Thomas Coex / AFP / Getty Images

Israel approves 454 new settlement homes in East Jerusalem

Palestinian Authority condemns the plan as a provocation amid weeks of escalating violence

Israeli Prime Minister Benjamin Netanyahu has approved the marketing of land for the construction of 454 homes in two settlements in occupied East Jerusalem, a government official said on Tuesday. The announcement, seen as a provocation by Palestinians, comes amid weeks of escalating violence between Palestinians and Israeli forces, which began in early October over increasing visits by Jews to the Al-Aqsa Mosque compound, also known as Temple Mount, in Jerusalem.

The building of 436 of the housing units, in the settlement of Ramat Shlomo on land Israel occupied in a 1967 war, was approved in 2012. But the project was later frozen after criticism from Washington and the European Union. In 2010, when the construction plans for Ramat Shlomo were first announced, U.S. Vice President Joe Biden publicly scolded Israel while he was visiting Jerusalem.

The government official, who asked not to be identified, said Netanyahu gave the go-ahead on Monday to market the homes in Ramat Shlomo and another 18 in Ramot.

In a statement, the Palestinian Authority condemned the Israeli plan and settlement-building as a whole as a "flagrant violation of international law" aimed at preventing the establishment of a Palestinian state.

Under international law, all Jewish settlements in the West Bank are considered illegal. Ramat Shlomo and Ramot are in a part of the occupied West Bank that Israel annexed to Jerusalem in 1967 in a move that has not won international recognition.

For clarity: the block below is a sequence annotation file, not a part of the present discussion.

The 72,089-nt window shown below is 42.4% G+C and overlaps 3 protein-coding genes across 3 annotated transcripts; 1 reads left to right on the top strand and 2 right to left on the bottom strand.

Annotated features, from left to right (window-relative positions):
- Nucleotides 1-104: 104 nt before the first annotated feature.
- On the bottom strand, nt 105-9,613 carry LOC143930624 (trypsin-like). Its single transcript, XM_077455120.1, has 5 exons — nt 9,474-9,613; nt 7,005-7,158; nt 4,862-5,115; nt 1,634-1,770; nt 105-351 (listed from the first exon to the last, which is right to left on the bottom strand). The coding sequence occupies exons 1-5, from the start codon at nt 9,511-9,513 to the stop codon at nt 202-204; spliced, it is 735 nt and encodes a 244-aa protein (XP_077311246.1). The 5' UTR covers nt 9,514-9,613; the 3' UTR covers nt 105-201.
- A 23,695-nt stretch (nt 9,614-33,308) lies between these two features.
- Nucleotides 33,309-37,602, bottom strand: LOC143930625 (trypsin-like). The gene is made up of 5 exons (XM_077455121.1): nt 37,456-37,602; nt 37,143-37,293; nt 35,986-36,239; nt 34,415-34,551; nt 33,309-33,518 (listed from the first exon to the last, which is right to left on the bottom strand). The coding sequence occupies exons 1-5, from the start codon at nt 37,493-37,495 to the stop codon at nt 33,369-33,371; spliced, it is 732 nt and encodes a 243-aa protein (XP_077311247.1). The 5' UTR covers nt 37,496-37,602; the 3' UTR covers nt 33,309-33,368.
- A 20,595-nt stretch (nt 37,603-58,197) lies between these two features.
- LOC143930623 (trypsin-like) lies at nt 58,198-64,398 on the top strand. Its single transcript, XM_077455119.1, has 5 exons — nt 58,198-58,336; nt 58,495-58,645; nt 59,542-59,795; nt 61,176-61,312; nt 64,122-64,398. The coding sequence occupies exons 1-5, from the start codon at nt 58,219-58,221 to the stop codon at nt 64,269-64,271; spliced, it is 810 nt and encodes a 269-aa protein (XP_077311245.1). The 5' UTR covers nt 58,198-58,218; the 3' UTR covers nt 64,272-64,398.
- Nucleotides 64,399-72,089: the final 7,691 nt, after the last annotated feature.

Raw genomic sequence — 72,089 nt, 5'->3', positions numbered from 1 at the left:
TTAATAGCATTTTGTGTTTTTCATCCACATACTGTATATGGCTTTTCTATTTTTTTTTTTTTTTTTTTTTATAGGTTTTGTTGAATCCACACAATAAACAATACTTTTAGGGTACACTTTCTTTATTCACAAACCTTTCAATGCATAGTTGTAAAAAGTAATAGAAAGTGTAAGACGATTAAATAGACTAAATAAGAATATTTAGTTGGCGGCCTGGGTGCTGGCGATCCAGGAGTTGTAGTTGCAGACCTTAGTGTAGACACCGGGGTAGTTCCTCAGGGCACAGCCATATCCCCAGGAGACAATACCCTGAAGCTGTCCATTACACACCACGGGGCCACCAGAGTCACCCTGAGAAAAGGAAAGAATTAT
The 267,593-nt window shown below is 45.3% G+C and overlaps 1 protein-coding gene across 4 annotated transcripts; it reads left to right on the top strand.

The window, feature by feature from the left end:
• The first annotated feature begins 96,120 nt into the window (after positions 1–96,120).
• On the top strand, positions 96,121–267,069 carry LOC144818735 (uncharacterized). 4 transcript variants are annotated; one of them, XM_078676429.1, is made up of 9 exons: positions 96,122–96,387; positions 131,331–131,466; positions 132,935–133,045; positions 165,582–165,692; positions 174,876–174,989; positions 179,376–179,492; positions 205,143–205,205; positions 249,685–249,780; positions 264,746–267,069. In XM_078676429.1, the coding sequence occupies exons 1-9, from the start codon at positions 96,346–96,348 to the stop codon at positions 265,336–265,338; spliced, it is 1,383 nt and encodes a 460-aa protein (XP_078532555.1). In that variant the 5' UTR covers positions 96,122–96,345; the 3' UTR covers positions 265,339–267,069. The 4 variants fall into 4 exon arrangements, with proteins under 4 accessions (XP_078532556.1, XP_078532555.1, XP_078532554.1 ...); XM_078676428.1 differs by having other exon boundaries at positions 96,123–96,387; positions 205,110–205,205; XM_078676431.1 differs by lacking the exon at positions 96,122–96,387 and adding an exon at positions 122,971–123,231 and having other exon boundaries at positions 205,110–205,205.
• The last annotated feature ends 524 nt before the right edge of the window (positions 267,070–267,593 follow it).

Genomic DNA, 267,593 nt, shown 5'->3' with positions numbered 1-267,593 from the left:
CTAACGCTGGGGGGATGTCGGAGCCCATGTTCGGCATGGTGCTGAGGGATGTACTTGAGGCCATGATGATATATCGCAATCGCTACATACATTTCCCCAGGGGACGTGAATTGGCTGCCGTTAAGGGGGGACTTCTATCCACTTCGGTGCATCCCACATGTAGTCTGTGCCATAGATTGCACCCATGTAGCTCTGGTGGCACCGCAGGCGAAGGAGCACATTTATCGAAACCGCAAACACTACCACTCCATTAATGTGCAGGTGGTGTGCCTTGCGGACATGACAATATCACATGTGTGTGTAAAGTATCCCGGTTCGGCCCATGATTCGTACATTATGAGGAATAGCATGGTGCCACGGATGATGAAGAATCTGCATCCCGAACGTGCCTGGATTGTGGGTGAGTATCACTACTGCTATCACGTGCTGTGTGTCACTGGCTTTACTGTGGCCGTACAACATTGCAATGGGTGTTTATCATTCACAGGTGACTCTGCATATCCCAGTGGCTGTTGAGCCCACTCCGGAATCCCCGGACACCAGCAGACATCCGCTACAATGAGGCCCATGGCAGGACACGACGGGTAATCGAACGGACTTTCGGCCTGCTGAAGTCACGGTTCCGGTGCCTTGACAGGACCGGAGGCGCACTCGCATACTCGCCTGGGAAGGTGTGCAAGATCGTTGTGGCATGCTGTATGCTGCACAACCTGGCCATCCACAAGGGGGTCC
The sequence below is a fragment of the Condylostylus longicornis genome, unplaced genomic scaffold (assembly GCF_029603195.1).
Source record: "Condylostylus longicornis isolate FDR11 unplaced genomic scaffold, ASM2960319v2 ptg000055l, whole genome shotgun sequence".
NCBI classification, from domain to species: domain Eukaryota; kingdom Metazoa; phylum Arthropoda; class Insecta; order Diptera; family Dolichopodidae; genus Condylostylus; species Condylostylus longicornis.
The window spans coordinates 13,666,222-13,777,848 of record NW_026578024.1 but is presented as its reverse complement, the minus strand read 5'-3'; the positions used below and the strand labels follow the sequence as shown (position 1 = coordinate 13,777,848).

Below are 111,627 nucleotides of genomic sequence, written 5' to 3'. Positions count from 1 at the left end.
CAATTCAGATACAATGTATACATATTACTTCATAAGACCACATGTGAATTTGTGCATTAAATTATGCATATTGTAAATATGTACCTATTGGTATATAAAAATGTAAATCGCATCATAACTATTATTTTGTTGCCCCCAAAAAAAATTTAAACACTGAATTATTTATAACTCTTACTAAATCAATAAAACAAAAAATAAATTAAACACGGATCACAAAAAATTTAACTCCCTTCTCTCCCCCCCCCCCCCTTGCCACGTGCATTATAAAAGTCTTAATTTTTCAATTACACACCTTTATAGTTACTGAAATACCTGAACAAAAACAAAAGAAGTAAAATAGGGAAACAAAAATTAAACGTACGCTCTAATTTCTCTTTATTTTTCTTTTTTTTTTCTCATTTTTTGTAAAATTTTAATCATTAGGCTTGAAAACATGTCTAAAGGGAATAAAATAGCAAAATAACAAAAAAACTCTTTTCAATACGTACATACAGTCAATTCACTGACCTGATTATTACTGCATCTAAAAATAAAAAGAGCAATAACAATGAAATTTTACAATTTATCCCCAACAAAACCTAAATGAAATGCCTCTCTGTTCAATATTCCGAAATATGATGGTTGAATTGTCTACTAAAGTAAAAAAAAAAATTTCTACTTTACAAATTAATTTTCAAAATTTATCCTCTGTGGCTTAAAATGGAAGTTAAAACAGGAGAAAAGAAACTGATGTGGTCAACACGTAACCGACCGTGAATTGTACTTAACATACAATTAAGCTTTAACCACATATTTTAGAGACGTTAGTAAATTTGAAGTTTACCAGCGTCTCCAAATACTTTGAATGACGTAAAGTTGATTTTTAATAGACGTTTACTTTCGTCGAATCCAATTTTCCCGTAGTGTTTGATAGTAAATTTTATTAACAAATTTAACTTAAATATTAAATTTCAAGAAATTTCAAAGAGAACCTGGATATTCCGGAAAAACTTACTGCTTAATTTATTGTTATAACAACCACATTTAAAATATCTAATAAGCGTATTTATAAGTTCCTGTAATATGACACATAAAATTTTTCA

News of the decision came a week after the European Union (EU) decided to start labeling Israeli products made in the West Bank — a move that shows the bloc's disapproval over Israel's expansion of illegal settlements. The move requires that producers must explicitly label products that come from settlements built on land occupied by Israel if they are sold in the EU.

Some 500,000 Israelis have settled in the West Bank and East Jerusalem among 2.4 million Palestinians. 

Despite international backlash, Israel's settlement projects continue. Last month, the state retroactively legalized about 800 homes in four settlements throughout the West Bank, the interior ministry said.

Continued settlement growth could further anger Palestinians who feel squeezed by growing loss of land to Jewish homes in the West Bank and East Jerusalem. In the latest unrest, settlers have been perpetrators of violence against Palestinians as well as targets.

Since Oct. 1, Israeli forces and settlers have killed at least 78 Palestinians, 45 of whom Israel alleges were carrying out or were about to commit attacks. At least 14 Israelis have been killed by Palestinians. 

Al Jazeera and wire services

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